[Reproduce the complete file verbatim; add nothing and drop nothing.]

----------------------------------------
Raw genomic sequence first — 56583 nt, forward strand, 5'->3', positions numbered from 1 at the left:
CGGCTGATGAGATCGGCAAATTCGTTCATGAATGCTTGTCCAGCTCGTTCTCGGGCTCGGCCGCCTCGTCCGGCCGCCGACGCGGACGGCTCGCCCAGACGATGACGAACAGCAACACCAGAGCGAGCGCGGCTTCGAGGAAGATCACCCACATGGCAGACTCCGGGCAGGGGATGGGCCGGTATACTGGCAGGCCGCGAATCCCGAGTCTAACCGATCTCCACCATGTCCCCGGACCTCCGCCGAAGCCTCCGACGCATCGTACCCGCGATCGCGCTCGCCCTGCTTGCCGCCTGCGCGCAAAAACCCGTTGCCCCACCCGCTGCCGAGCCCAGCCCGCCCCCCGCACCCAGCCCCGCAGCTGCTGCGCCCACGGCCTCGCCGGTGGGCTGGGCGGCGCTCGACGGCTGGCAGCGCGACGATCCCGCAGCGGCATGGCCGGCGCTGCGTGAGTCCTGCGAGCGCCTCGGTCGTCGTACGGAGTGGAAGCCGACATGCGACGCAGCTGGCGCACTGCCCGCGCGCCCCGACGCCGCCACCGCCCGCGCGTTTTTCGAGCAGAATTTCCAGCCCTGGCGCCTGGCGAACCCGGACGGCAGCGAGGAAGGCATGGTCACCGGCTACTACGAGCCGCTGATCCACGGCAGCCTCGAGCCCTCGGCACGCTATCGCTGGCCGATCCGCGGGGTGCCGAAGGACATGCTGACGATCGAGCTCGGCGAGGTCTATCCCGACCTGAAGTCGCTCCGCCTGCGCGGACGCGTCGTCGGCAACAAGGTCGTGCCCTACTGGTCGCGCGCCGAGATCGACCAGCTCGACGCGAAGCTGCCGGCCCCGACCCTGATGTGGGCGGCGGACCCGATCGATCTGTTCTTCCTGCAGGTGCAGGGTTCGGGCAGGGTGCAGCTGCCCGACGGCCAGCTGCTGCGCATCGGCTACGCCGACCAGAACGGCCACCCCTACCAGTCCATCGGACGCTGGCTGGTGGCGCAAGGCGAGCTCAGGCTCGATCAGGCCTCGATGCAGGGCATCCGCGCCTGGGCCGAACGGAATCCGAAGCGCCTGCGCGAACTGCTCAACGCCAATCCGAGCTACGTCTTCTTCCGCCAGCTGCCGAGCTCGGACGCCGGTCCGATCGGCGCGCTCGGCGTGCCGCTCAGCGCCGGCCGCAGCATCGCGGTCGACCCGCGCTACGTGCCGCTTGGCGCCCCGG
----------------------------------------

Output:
Raw genomic sequence first — 56583 nt, forward strand, 5'->3', positions numbered from 1 at the left:
CGGCTGATGAGATCGGCAAATTCGTTCATGAATGCTTGTCCAGCTCGTTCTCGGGCTCGGCCGCCTCGTCCGGCCGCCGACGCGGACGGCTCGCCCAGACGATGACGAACAGCAACACCAGAGCGAGCGCGGCTTCGAGGAAGATCACCCACATGGCAGACTCCGGGCAGGGGATGGGCCGGTATACTGGCAGGCCGCGAATCCCGAGTCTAACCGATCTCCACCATGTCCCCGGACCTCCGCCGAAGCCTCCGACGCATCGTACCCGCGATCGCGCTCGCCCTGCTTGCCGCCTGCGCGCAAAAACCCGTTGCCCCACCCGCTGCCGAGCCCAGCCCGCCCCCCGCACCCAGCCCCGCAGCTGCTGCGCCCACGGCCTCGCCGGTGGGCTGGGCGGCGCTCGACGGCTGGCAGCGCGACGATCCCGCAGCGGCATGGCCGGCGCTGCGTGAGTCCTGCGAGCGCCTCGGTCGTCGTACGGAGTGGAAGCCGACATGCGACGCAGCTGGCGCACTGCCCGCGCGCCCCGACGCCGCCACCGCCCGCGCGTTTTTCGAGCAGAATTTCCAGCCCTGGCGCCTGGCGAACCCGGACGGCAGCGAGGAAGGCATGGTCACCGGCTACTACGAGCCGCTGATCCACGGCAGCCTCGAGCCCTCGGCACGCTATCGCTGGCCGATCCGCGGGGTGCCGAAGGACATGCTGACGATCGAGCTCGGCGAGGTCTATCCCGACCTGAAGTCGCTCCGCCTGCGCGGACGCGTCGTCGGCAACAAGGTCGTGCCCTACTGGTCGCGCGCCGAGATCGACCAGCTCGACGCGAAGCTGCCGGCCCCGACCCTGATGTGGGCGGCGGACCCGATCGATCTGTTCTTCCTGCAGGTGCAGGGTTCGGGCAGGGTGCAGCTGCCCGACGGCCAGCTGCTGCGCATCGGCTACGCCGACCAGAACGGCCACCCCTACCAGTCCATCGGACGCTGGCTGGTGGCGCAAGGCGAGCTCAGGCTCGATCAGGCCTCGATGCAGGGCATCCGCGCCTGGGCCGAACGGAATCCGAAGCGCCTGCGCGAACTGCTCAACGCCAATCCGAGCTACGTCTTCTTCCGCCAGCTGCCGAGCTCGGACGCCGGTCCGATCGGCGCGCTCGGCGTGCCGCTCAGCGCCGGCCGCAGCATCGCGGTCGACCCGCGCTACGTGCCGCTTGGCGCCCCGG